The consideration of the promissory note nun be complete discharge or satisfaction of A loan. This occurs when the contract between the parties is that the debtor would not be liable if the promissory note could not be enforced. The instrument, in that case, is taken us a substitute of the liability. If the instrument becomes inadmissible in evidence the liability cannot be otherwise enforced. The acceptance of the promissory note operates as accord and satisfaction of the debt or the liability. Illustration (b) to Section 91, Evidence Act. covers only the case of complete discharge or satisfaction of the loan promissiory note might be executed in res pect of a consideration which constitutes a pre existing debt or past liability In such cases it ordinarily (sic) as a conditional discharge or payment of the loan or as a collateral security Conditional discharge or payment of loan implies that the plaintiff's remedy for recovery of loan for the time being is suspended and his right to sue is revived if the instrument turns out to be worthless or is not discharged by payment in due course The ancetedent liability is not extinguished on the exclusion of the promissory note, ft remains suspended and becomes actionable on the inadmissibility of the promissory note
Whether a promissory note given be a debtor to a creditor operates one way or the other is a question of fact which falls to he determined on evidence in such case. Authorities are agreed that in respect of a pronote for pre existing loan or liability, in the absence of all evidence the presumption is that it operates as a conditional payment only. The same principle would apply to a case of contemporaneous loan. In other words, if the agreement between the parties in respect of a contemporaneous loan is that the, loan would not be independently actionable, if the promissory note becomes inadmissible, no suit on the original cause of action would lie. In other cases the claim on the original cause of action can succeed
4. In Lakshmi Narain v. Mt. Aparua Devi, AIR 1953 All 535 the position has been well summarised The passage may be quoted as according to me. it gives the correct law.
When a promissory note is not taken in discharge of an oral contract of loan but is taken only by wav of conditional payment or collateral security, as it will be presumed 'o have been so taken unless there is a contract to the contrary. Section 01 has no application 1o the case and the terms of the original contract of loan can he proved if the promissory note is not admissible in evidence or for any other reason cannot be proved. The facts that the promissory note was executed simultaneously with the advance of the loan or that the loan was advanced on the basis fit the promissory note or that the promissory note contained all the terms of the contract of loan are all immaterial, provided only that the promissory note is not in absolute discharge of the original contract of loan.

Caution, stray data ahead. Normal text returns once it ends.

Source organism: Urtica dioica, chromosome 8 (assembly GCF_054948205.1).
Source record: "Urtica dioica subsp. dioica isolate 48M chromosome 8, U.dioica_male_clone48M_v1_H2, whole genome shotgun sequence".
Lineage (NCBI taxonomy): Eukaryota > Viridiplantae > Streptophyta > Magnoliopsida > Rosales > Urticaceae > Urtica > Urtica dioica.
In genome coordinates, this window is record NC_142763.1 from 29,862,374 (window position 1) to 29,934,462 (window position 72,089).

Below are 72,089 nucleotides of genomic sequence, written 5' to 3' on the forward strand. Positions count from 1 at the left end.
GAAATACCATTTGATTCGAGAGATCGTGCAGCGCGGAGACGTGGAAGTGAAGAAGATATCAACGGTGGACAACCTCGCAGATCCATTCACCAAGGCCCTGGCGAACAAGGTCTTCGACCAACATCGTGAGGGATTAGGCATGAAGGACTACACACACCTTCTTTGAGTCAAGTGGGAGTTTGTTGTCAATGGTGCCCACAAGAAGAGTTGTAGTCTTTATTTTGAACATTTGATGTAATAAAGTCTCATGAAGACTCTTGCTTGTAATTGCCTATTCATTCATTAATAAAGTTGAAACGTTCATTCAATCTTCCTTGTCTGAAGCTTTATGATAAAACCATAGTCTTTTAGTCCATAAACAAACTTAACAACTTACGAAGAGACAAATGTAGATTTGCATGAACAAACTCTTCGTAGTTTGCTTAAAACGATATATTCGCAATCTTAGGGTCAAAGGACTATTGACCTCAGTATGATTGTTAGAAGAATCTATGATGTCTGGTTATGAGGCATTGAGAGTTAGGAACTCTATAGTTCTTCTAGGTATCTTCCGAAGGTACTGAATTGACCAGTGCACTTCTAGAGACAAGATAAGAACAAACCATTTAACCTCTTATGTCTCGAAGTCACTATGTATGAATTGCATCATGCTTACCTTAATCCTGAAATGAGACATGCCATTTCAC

In Ram Rahudur v. Dasuri Ram, 19 Ind Cas 840 (Cal), Sir Ashutosh Mukherjee J. succinctly put the same view thus:
It may be conceded that at first sight there does appear to be a conflict of judicial opinions upon this question; but upon a closer examination of the cases, it will appear that they may be reconciled if we recognise the principle that the true question in cases of this character is, whether the promissory note has been taken in discharge of the claim or whether it is merely taken on account of the debt in other words, if the claim is founded on the original consideration it can be enforced, provided that the original consideration has not merged in the bond or promissory note
5. The view I have taken does not run counter to Abdul Majid v. Ganesh Das Kaloo ram Ltd.. ILR (1954)' Cut 46: (AIR 1954 Orissa 124). In Gow Chandra Sahu v. Garib Kar, AIR 1957 Orissa 212. the point does not appear to have been fully argued and the line distinc tions were not kept in view The Bench decision in ILR (1954) Cut 46: (AIR 1954 Orissa 124) was not noticed In Parmananda patnaik v Golakchari Das. 25 Cul LT 545. most of the aforesaid Full Bench decisions were noticed, but my learned brother Barman. .1. did not express any view on this aspect of the question.
6. The main question to be considered in this revision is whether the amendment should be allowed. On a perusal of the plaint, it cannot be said that the plaintiff did not bring the suit on the original cause of action. Paragraph 2 of the plaint closely shows that the promissory note was executed by way of security for realisation of loan and in evidence thereof. In paragraph 6 the cause of action has however, been given as the hand-note Itself. It cannot be disputed that the plaintsuffers from contusion of thoughts on this aspect of the matter
The amendment, however, cannot he refused in view of the dictum in Janki Das v. Sir Kishen Pershad, AIR 1918 PC 140. Their Lordships observed:
If would, of course, have been open to the plaintiffs, had they thought fit to have framed their case in an alternative form, and to have sued both on the hundis and alternatively upon the consideration.
Thus if the plaintiff could have advanced alternative cases in the plaint itself, both on the basis of the negotiable instrument and on the basis of the consideration, it would be fantastic to contend that the amendment should not be allowed. This decision has been followed uniformly in the matter of amendment (See Sarafalli Mahomedalli v. Mahasukhbhai Jechandbhai. AIR 1933 Bom 476, P. Seshappa Setty v. Katta Venkataramana. AIR 1956 Mys 37 and 25 Cult IT 545). The amendment is therefore allowed.
Allowing amendment of the plaint does not, however, mean that the plaintiff's suit on the original cause of action, if proved, must necessarily succeed. If on the evidence the Court would come to the conclusion that there was an agreement between the parties that on the promissory-note being dishonoured or becoming inadmissible in evidence, the plff. cannot bring a suit on the original cause of action, then alone the plaintiff's suit would fail and not otherwise.
7. The order of the learned SubordinateJudge is set aside and the amendment is allowed As the defendant has been unnecessarilyput to harassment for plaintiff's delay, the petitioner is to pay a consolidated costs of Rs 50within three weeks from to-day to the oppositeparty as a condition precedent, failing whichthe prayer for amendment would stand dismissed. Subject to the aforesaid condition, the CivilRevision is allowed.